Sample management information system and efficacy of CCID
Sample collection, transport, monitoring, and management were performed by a multidisciplinary team using a sample management information system.1. The turnaround time of CCID was 50 min, and the limit of detection was 500 copies per reaction.
The demographic and clinical characteristics of our cohort are presented in Table 1. The median age was 78 (67.5–85.5) years. Fifty-eight patients were male, and 23 were female. The most common comorbidity was hypertension (43, 53.1%). The main clinical manifestations were cough (58, 71.6%), expectoration (55, 67.9%), fever (44, 54.3%), dyspnea (31, 38.3%), and disturbance of consciousness (18, 22.2%). Eighteen patients (22.2%) had respiratory failure, and 36 (44.4%) had severe pneumonia. As of July 23, 2021, 18 patients (22.2%) had died (Table 1). Ninety-two respiratory samples were collected from 81 patients. Sputum and bronchoalveolar lavage fluid (BALF) from the same person were submitted for examination in nine cases (9.8%), and two (2.2%) patients repeatedly submitted samples for examination during disease progression. Eighty-one samples (54 [66.7%] sputum and 27 [33.3%] BALF specimens) were analyzed by CCID and CMTs; of these, 44 (54.3%) and 37 (45.7%) were obtained from patients treated with antibiotics for ≤3 and > 3 days, respectively. The bacterial species most frequently detected by CCID were Pseudomonas aeruginosa, Klebsiella pneumoniae, Enterococcus faecalis, Enterococcus faecium, Stenotrophomonas maltophilia, and Staphylococcus aureus (Figure 3A). The most common fungal species was Candida albicans (Figure 3B), and the most common viruses were Epstein–Barr virus, herpes simplex virus type 1, cytomegalovirus, and mammalian adenovirus type B (Figure 3C).
Table 1. Demographic and clinical characteristics of the 81 patients included in the study at baseline.
Figure 3. Distribution of bacteria (A), fungi (B), and virus (C) detected by Chips for Complicated Infection Detection. The most commonly detected bacteria, fungi, and virus are Pseudomonas aeruginosa, Candida albicans, and Epstein–Barr virus.
Concordance between CCID and CMTs
Forty-six (56.8%) samples analyzed by CCID and CMTs were double positive, and seven (8·6%) were double negative. Twenty-three (28.4%) specimens were positive using CCID, and five (6·2%) were positive using CMTs. For double positive samples, there was complete concordance in two cases, discordance in nine cases, and partial concordance (diagnostic agreement for at least one pathogen) in 35 cases (Figure 4).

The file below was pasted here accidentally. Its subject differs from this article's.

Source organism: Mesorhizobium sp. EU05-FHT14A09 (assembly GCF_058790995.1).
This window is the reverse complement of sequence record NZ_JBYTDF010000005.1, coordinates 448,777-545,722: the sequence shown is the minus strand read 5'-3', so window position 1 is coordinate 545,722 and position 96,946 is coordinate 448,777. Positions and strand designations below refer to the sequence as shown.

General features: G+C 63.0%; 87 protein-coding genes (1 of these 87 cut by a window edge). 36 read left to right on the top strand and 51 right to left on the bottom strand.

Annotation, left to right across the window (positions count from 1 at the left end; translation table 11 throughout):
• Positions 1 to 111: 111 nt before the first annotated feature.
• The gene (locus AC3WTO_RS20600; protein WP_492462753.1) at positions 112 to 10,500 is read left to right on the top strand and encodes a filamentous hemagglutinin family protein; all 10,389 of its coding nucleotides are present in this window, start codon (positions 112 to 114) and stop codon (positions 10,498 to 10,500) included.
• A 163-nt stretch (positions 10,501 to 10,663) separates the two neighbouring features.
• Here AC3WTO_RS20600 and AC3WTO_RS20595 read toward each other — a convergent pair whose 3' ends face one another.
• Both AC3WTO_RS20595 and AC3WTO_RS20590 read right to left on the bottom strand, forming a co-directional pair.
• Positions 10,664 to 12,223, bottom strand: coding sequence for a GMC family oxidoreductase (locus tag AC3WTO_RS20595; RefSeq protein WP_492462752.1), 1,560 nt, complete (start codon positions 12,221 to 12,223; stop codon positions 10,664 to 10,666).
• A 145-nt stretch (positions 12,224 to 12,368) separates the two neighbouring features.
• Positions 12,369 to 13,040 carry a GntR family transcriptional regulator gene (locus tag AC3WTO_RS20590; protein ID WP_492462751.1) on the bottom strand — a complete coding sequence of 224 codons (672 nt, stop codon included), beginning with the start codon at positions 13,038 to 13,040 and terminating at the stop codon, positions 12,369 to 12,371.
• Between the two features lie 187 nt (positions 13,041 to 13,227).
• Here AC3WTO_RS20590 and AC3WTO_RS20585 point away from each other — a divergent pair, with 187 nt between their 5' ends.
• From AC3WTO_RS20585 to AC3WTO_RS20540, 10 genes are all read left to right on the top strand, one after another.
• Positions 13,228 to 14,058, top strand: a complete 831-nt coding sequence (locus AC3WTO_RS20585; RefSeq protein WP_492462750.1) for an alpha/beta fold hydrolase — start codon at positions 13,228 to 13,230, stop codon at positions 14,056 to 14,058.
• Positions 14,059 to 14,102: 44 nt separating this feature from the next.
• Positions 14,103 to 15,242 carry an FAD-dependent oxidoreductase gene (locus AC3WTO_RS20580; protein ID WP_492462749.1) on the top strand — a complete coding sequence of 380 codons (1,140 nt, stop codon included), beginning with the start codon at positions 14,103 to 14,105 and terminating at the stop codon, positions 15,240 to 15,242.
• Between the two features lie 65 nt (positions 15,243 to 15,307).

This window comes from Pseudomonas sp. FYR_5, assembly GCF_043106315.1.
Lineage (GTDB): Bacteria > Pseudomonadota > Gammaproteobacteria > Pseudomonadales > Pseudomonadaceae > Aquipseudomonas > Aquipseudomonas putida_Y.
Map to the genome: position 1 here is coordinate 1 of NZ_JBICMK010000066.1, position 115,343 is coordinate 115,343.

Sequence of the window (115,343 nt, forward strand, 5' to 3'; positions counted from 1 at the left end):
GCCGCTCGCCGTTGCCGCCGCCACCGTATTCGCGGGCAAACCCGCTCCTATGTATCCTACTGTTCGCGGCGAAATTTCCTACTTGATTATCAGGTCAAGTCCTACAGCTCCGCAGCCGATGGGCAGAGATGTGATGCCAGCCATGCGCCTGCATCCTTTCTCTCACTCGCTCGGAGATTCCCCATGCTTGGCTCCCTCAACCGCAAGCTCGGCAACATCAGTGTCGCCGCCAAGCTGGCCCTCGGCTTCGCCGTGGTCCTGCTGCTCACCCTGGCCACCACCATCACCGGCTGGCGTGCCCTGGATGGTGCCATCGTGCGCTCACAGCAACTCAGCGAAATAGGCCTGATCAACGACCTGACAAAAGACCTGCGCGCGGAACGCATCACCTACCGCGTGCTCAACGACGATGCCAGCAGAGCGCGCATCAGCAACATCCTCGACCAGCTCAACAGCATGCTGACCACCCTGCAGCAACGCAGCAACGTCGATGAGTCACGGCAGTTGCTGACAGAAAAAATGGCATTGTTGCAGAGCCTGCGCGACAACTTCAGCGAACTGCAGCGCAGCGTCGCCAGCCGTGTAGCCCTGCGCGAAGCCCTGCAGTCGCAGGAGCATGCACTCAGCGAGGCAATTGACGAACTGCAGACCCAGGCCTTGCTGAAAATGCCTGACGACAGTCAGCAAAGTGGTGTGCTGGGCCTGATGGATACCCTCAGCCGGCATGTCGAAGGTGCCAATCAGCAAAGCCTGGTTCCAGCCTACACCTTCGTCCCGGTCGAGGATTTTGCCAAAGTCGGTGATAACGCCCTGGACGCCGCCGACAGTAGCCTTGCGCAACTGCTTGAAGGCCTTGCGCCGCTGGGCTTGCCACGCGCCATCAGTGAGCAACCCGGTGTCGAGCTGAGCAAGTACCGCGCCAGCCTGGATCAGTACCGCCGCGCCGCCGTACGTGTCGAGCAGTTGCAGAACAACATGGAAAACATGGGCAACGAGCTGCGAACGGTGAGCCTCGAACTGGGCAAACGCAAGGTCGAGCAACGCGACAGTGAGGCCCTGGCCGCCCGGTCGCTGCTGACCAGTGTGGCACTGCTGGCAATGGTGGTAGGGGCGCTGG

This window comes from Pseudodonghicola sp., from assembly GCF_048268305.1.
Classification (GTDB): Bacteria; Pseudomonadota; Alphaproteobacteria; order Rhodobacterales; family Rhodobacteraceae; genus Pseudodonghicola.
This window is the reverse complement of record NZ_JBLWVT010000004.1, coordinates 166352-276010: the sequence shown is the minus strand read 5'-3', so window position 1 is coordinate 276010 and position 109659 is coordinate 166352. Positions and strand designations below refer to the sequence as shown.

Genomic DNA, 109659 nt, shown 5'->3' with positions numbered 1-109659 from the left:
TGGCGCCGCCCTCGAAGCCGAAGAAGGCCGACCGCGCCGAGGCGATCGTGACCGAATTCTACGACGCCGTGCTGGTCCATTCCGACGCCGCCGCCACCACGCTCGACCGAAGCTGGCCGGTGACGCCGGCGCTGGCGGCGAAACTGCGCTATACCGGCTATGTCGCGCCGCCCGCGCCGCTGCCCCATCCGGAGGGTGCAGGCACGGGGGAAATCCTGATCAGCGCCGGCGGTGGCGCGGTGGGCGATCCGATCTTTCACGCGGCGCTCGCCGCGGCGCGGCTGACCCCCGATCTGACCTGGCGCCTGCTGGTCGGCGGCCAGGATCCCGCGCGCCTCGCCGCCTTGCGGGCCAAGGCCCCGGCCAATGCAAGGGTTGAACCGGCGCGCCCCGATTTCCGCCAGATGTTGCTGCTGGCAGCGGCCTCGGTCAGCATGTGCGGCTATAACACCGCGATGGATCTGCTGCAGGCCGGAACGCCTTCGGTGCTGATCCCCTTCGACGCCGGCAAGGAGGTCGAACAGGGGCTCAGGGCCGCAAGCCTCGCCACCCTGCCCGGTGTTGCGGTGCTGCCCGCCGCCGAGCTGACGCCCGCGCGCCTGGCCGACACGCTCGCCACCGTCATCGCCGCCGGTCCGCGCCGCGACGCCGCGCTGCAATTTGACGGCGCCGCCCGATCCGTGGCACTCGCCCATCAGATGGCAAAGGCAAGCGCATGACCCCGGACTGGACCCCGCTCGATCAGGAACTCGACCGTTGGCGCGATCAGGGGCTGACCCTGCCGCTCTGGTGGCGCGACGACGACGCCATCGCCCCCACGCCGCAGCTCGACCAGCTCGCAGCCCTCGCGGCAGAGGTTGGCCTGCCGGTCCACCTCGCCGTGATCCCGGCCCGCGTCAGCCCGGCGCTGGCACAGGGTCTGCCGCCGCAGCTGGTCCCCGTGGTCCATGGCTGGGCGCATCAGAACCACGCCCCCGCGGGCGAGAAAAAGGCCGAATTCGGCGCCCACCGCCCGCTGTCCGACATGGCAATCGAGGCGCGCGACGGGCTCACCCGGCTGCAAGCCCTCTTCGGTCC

Figure 4. Pie chart demonstrating the positivity distribution and concordance between Chips for Complicated Infection Detection (CCID) and conventional microbiological tests (CMTs) for pneumonia in older people (n = 81). For the double-positive subset, a high proportion of partial matching (35/46) (at least 1 pathogen identified in the test was confirmed by the other) and complete matching (2/46) is seen, with only 9 conflicts between CCID and CMTs results.
Discordance between CCID and CMTs
Twenty-three (28.4%) samples were positive using CCID but negative using CMTs, of which more than half results (13/23) were regarded as pathogenic microbe by case discussion. The remaining cases were regarded as colonization, contamination, or other causes. In five (6.2%) specimens, pathogens were detected by CMTs but not by CCID (Table 2). Of these, one sample was positive by CCID in the second examination.
Among 234 identified pathogens, CCID had higher ability to detect Klebsiella pneumoniae (odds ratio [OR], 9.0; 95% confidence interval [CI], 1.1–70.5; p = 0.011), Enterococcus faecalis (OR, ∞; p = 0.001), Stenotrophomonas maltophilia (OR, ∞; p = 0.008), fungi (OR, 26·0; 95% CI, 3·6–190.0; p < 0.001), and viruses (CCID only; p < 0.001). In addition, the rate of detection of Pseudomonas aeruginosa, Staphylococcus aureus, and Acinetobacter baumannii was marginally higher using CCID than CMTs (p > 0.05; Figure 5).
Figure 5. Diagnostic concordance between chips for complicated infection detection (CCID) and conventional microbiological tests (CMTs) for different pathogens. *, #The rates of positive results are significantly higher (p < 0.05) or marginally higher (p > 0.05) using CCID. OR, odds ratio.
Effect of antibiotic treatment on pathogen detection